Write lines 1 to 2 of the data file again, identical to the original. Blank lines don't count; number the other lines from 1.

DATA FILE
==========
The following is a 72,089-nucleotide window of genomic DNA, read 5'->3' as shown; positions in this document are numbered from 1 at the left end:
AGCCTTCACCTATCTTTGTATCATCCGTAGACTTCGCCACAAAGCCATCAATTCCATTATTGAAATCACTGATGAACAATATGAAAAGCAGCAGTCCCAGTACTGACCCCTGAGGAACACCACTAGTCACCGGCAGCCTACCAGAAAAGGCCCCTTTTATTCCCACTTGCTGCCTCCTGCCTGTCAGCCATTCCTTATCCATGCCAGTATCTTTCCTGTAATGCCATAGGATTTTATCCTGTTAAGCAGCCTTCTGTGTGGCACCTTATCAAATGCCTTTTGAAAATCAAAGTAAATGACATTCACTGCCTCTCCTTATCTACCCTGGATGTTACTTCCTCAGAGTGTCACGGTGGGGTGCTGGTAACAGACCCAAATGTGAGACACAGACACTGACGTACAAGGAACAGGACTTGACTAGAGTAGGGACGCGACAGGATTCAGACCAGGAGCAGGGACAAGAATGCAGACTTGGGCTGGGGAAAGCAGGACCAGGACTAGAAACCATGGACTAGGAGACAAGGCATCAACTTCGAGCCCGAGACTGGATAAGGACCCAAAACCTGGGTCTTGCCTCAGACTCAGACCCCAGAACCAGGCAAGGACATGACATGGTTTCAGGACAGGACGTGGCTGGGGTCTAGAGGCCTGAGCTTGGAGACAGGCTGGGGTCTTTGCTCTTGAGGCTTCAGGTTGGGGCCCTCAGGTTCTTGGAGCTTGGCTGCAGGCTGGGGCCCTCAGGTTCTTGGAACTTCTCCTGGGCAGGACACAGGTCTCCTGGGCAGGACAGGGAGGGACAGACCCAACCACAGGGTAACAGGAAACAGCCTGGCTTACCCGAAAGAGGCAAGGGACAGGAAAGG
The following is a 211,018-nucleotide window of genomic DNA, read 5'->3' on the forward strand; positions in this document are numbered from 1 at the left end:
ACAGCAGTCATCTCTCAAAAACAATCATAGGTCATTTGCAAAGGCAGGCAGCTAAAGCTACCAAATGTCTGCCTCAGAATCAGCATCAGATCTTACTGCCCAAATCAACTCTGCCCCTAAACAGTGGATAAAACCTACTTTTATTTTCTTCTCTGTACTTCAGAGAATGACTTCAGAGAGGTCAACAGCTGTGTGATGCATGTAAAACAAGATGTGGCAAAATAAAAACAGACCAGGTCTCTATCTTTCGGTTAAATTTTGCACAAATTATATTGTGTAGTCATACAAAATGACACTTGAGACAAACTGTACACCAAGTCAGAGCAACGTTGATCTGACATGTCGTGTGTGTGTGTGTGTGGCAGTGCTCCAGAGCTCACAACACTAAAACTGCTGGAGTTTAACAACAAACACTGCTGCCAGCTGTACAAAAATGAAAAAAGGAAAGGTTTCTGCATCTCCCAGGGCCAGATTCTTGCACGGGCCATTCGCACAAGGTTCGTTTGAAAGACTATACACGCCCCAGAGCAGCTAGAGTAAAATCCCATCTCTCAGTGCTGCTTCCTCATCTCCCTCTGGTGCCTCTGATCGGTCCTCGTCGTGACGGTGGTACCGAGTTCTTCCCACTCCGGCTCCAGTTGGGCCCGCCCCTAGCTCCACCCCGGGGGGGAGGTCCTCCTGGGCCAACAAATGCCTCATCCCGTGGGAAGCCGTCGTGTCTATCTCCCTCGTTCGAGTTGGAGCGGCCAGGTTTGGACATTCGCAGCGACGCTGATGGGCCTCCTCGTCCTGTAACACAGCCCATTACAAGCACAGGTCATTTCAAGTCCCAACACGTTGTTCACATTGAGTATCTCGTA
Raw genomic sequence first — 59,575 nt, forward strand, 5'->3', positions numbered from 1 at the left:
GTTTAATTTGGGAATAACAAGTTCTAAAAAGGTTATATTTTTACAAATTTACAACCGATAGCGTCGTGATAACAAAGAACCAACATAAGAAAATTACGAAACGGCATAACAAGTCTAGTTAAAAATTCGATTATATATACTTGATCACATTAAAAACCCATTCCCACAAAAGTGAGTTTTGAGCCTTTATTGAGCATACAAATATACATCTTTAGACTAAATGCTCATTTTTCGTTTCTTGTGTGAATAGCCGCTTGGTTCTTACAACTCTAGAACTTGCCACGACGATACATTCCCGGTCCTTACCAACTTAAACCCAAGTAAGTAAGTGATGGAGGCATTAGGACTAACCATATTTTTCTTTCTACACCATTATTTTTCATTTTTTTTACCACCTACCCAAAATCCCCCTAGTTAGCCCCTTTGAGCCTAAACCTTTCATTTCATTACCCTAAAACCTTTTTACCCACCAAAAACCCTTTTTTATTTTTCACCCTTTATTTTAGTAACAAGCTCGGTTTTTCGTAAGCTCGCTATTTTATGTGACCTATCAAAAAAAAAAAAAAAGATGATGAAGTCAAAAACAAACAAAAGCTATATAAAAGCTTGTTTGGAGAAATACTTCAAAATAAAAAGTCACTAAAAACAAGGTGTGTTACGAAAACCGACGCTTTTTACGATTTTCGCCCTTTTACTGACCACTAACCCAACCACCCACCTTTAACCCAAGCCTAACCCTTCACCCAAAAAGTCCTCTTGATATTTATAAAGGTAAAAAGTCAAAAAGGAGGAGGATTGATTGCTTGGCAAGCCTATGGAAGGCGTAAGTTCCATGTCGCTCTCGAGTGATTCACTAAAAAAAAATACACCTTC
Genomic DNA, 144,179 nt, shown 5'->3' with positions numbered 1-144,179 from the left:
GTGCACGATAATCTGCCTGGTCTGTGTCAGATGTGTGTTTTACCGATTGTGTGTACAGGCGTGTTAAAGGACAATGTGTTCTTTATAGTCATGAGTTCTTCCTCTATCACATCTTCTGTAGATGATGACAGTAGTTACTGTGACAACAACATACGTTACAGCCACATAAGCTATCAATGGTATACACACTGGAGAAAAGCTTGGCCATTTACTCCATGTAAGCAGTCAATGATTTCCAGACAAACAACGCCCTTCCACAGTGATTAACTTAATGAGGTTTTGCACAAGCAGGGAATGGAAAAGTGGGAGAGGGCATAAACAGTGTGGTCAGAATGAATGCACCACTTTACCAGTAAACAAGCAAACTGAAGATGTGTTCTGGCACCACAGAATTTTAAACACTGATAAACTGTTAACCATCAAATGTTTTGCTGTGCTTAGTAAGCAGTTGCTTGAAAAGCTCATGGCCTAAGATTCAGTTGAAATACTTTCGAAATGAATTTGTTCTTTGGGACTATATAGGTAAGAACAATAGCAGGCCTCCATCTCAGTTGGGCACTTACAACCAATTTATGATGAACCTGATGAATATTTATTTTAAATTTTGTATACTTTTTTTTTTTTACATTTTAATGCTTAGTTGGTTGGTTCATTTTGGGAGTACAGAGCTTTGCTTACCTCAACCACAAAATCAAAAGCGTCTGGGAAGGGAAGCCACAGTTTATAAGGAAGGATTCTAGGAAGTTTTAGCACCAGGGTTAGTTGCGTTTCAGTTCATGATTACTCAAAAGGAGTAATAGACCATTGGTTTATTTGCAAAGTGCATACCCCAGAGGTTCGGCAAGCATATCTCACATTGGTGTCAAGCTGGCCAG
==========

The following is a 72,089-nucleotide window of genomic DNA, read 5'->3' as shown; positions in this document are numbered from 1 at the left end:
AGCCTTCACCTATCTTTGTATCATCCGTAGACTTCGCCACAAAGCCATCAATTCCATTATTGAAATCACTGATGAACAATATGAAAAGCAGCAGTCCCAGTACTGACCCCTGAGGAACACCACTAGTCACCGGCAGCCTACCAGAAAAGGCCCCTTTTATTCCCACTTGCTGCCTCCTGCCTGTCAGCCATTCCTTATCCATGCCAGTATCTTTCCTGTAATGCCATAGGATTTTATCCTGTTAAGCAGCCTTCTGTGTGGCACCTTATCAAATGCCTTTTGAAAATCAAAGTAAATGACATTCACTGCCTCTCCTTATCTACCCTGGATGTTACTTCCTCAGAGTGTCACGGTGGGGTGCTGGTAACAGACCCAAATGTGAGACACAGACACTGACGTACAAGGAACAGGACTTGACTAGAGTAGGGACGCGACAGGATTCAGACCAGGAGCAGGGACAAGAATGCAGACTTGGGCTGGGGAAAGCAGGACCAGGACTAGAAACCATGGACTAGGAGACAAGGCATCAACTTCGAGCCCGAGACTGGATAAGGACCCAAAACCTGGGTCTTGCCTCAGACTCAGACCCCAGAACCAGGCAAGGACATGACATGGTTTCAGGACAGGACGTGGCTGGGGTCTAGAGGCCTGAGCTTGGAGACAGGCTGGGGTCTTTGCTCTTGAGGCTTCAGGTTGGGGCCCTCAGGTTCTTGGAGCTTGGCTGCAGGCTGGGGCCCTCAGGTTCTTGGAACTTCTCCTGGGCAGGACACAGGTCTCCTGGGCAGGACAGGGAGGGACAGACCCAACCACAGGGTAACAGGAAACAGCCTGGCTTACCCGAAAGAGGCAAGGGACAGGAAAGG